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Coffee

Melvyn Bragg and guests discuss the history of coffee, from its origins in Ethiopia to its role in the spread of ideas, its part in the slave trade and its social impact.

Melvyn Bragg and guests discuss the history and social impact of coffee. From its origins in Ethiopia, coffea arabica spread through the Ottoman Empire before reaching Western Europe where, in the 17th century, coffee houses were becoming established. There, caffeinated customers stayed awake for longer and were more animated, and this helped to spread ideas and influence culture. Coffee became a colonial product, grown by slaves or indentured labour, with coffea robusta replacing arabica where disease had struck, and was traded extensively by the Dutch and French empires; by the 19th century, Brazil had developed into a major coffee producer, meeting demand in the USA that had grown on the waggon trails.

With

Judith Hawley
Professor of 18th Century Literature at Royal Holloway, University of London

Markman Ellis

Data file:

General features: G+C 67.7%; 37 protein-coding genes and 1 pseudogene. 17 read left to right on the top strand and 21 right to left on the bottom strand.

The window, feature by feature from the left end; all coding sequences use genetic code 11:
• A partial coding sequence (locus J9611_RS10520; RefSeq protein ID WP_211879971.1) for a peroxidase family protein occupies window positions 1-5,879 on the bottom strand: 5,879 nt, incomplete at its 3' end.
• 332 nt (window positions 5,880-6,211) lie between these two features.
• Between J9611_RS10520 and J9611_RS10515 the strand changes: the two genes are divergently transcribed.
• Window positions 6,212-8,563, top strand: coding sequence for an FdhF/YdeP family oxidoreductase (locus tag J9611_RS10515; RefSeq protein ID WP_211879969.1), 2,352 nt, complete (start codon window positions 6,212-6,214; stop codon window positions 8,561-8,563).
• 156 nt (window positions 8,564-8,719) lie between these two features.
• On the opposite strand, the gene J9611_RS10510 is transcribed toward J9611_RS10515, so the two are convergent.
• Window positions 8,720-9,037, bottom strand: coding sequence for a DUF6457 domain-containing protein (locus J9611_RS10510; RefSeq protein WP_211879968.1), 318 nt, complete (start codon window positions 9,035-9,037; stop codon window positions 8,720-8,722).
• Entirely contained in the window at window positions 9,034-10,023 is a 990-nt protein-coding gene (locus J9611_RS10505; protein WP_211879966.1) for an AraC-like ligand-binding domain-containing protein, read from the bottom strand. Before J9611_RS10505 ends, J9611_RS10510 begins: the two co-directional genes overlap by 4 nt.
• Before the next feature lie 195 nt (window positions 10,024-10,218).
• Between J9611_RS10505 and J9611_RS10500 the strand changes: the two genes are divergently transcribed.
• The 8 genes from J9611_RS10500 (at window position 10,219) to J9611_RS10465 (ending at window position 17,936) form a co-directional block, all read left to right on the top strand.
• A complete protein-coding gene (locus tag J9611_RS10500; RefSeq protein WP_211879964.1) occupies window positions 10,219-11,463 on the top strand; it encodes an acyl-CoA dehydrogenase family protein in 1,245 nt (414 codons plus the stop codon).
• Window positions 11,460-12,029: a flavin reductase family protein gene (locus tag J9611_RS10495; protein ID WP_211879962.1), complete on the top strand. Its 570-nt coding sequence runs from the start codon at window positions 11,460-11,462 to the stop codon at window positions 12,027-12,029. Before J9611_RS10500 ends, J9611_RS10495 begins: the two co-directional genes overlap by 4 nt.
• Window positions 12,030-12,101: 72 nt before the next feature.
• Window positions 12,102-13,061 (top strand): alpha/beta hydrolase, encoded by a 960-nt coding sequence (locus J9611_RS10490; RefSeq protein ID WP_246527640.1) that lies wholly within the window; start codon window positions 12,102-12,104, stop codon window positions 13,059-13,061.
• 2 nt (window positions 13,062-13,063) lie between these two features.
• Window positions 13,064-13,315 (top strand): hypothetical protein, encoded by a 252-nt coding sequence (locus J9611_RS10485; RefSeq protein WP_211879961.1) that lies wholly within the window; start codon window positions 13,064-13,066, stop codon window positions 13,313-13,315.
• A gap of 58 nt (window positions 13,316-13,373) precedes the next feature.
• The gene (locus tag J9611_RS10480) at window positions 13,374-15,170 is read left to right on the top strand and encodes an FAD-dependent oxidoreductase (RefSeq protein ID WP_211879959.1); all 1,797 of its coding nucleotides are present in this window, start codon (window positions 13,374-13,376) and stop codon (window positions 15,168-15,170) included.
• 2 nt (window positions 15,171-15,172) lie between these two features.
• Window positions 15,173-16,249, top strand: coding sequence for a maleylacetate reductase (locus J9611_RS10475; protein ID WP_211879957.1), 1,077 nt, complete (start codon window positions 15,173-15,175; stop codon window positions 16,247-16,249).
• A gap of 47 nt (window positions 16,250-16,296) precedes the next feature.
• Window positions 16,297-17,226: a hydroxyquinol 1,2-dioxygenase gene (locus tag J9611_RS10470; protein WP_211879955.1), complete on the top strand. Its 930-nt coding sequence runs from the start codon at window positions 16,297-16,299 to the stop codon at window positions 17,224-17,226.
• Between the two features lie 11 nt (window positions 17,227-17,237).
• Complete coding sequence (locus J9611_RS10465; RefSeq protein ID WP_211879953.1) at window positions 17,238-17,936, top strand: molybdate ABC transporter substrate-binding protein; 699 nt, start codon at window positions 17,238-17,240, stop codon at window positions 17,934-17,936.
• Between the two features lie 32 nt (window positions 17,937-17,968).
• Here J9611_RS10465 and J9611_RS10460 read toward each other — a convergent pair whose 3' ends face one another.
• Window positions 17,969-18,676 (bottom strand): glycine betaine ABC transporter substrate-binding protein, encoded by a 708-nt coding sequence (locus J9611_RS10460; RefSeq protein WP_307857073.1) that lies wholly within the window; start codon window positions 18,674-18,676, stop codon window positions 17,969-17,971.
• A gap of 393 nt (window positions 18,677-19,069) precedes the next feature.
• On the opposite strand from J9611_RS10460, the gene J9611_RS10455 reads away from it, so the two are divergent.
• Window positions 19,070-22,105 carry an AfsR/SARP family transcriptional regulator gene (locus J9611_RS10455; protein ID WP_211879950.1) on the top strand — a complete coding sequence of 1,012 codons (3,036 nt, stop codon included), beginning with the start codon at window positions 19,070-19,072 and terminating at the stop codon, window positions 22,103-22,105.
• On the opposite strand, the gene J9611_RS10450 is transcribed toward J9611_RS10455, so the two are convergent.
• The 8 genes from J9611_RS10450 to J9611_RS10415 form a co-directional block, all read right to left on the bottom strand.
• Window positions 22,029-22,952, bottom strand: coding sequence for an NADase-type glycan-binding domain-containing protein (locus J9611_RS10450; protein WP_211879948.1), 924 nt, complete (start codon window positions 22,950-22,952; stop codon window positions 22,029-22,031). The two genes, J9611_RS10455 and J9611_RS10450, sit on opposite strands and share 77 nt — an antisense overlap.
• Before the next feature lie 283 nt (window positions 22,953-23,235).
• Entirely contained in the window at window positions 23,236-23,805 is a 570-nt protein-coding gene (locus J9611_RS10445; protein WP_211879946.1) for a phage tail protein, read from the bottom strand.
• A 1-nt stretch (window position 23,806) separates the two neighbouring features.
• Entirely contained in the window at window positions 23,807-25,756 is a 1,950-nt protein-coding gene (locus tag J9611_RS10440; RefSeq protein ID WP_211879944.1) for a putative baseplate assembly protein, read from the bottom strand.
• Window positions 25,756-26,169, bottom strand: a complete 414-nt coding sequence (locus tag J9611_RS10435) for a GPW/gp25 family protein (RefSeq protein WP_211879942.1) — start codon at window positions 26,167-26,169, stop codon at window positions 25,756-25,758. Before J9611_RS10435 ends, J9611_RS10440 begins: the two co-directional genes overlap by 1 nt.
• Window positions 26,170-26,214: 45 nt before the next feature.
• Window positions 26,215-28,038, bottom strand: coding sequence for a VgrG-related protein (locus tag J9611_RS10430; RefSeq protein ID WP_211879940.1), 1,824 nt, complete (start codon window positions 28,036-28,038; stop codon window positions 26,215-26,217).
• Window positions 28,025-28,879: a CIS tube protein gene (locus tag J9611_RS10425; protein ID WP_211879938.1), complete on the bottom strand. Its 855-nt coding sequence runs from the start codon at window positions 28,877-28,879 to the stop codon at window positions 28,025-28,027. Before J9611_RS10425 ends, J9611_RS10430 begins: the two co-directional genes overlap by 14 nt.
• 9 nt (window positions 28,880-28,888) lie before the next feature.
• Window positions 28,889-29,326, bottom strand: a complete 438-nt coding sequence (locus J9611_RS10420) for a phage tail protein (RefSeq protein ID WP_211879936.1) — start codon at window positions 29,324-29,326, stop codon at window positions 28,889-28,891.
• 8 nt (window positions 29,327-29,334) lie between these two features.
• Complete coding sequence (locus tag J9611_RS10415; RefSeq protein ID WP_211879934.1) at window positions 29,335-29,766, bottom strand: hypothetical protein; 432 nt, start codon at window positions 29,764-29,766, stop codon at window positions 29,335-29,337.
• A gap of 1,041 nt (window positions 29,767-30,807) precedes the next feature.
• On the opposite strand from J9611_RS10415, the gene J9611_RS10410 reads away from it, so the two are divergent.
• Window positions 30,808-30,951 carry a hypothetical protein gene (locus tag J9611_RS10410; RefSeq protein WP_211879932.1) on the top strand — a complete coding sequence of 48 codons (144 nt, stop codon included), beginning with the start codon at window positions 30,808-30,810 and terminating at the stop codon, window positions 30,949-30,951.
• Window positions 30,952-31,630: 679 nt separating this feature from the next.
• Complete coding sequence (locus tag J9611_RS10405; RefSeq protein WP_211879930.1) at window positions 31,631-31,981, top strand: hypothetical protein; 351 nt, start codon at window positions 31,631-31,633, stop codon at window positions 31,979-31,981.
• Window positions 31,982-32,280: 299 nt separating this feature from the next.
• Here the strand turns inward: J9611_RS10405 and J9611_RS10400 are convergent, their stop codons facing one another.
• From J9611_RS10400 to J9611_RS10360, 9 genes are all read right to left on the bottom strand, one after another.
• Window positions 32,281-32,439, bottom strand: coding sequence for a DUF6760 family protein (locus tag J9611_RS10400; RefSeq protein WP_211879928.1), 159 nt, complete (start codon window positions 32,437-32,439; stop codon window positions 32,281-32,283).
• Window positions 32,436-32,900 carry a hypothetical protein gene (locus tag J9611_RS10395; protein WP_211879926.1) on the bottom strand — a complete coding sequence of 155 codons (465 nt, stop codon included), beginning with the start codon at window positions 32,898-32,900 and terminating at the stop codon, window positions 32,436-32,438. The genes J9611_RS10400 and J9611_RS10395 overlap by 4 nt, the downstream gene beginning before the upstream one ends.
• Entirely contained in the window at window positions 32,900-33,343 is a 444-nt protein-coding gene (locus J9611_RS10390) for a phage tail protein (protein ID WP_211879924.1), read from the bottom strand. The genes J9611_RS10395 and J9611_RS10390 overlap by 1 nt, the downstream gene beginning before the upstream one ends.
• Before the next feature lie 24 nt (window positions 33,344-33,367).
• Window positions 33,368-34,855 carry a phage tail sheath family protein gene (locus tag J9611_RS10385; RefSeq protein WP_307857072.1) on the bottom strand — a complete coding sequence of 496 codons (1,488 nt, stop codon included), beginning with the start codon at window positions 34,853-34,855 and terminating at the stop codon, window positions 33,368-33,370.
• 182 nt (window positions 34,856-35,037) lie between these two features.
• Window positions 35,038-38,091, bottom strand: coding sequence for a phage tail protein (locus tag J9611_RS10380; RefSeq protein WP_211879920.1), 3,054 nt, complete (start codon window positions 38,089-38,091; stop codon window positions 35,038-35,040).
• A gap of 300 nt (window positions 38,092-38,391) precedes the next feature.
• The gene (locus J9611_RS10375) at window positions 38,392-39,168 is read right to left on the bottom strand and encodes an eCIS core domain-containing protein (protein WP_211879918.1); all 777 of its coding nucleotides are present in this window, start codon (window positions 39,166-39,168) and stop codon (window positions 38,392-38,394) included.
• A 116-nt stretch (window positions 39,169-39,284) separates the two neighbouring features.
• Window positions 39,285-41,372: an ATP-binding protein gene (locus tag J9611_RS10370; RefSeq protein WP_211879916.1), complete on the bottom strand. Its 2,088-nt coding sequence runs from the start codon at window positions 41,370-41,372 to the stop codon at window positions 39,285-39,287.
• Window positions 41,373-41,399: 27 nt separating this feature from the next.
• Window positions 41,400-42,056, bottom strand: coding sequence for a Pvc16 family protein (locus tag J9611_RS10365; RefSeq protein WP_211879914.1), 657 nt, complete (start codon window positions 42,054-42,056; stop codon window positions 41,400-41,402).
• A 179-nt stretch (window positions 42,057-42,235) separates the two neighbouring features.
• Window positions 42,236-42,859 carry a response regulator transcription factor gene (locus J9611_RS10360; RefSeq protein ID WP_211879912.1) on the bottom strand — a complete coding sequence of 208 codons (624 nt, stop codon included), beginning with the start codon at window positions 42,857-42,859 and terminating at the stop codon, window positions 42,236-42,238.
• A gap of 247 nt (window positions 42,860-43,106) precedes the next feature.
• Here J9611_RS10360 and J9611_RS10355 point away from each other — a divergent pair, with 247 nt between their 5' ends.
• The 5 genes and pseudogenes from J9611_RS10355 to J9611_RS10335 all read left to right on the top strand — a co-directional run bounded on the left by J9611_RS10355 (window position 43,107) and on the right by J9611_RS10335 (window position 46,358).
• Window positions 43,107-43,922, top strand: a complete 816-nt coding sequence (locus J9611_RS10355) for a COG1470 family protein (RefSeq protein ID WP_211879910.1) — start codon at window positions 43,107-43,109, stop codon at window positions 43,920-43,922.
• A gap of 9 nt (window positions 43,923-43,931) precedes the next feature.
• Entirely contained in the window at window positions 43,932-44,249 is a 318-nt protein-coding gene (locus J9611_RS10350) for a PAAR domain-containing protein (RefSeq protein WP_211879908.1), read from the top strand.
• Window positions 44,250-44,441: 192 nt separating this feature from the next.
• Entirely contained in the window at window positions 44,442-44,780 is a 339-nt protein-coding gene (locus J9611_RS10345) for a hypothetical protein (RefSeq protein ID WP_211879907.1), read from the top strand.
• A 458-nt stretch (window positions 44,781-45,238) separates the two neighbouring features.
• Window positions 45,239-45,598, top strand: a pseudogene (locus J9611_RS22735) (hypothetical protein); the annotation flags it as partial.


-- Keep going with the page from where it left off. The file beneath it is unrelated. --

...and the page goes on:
Professor of 18th Century Studies at Queen Mary University of London

And

Jonathan Morris
Professor in Modern History at the University of Hertfordshire

Producer: Simon Tillotson

Available now

55 minutes

Last on

Thu 12 Dec 2019 09:00

LINKS AND FURTHER READING

Judith Hawley at Royal Holloway, University of London

Jonathan Morris at the University of Hertfordshire

Markman Ellis at Queen Mary University of London

BBC World Service: Coffee: a Hellish Brew

BBC 2: The Coffee Trail with Simon Reeve

History of coffee – Wikipedia

 

READING LIST:

Brian Cowan, The Social Life of Coffee: The Emergence of the British Coffeehouse (Yale University Press, 2005)

Benoit Daviron and Stefano Ponte, The Coffee Paradox: Global Markets, Commodity Trade and the Elusive Promise of Development (Zed Books, 2005)

Markman Ellis, The Coffee House: A Cultural History (Orion, 2004)

Ralph Hattox, Coffee and Coffeehouses: The Origins of a Social Beverage in the Medieval Near East (University of Washington Press, 1985)

Jonathan Morris, Coffee: A Global History (Reaktion, 2018)

Mark Prendergast Uncommon Grounds: The History of Coffee and How It Transformed our World (Basic Books, 2010)

Claudia Roden, Coffee (Faber, 1977)

William Clarence Smith and Steven Topik (eds.), The Global Coffee Economy in Africa, Asia, and Latin America, 1500-1989 (Cambridge University Press, 2003)

William H. Ukers, All About Coffee (first published 1935; Martino Fine Books, 2011)

Anthony Wild, Black Gold: The Dark History of Coffee (Harper Perennial, 2010)

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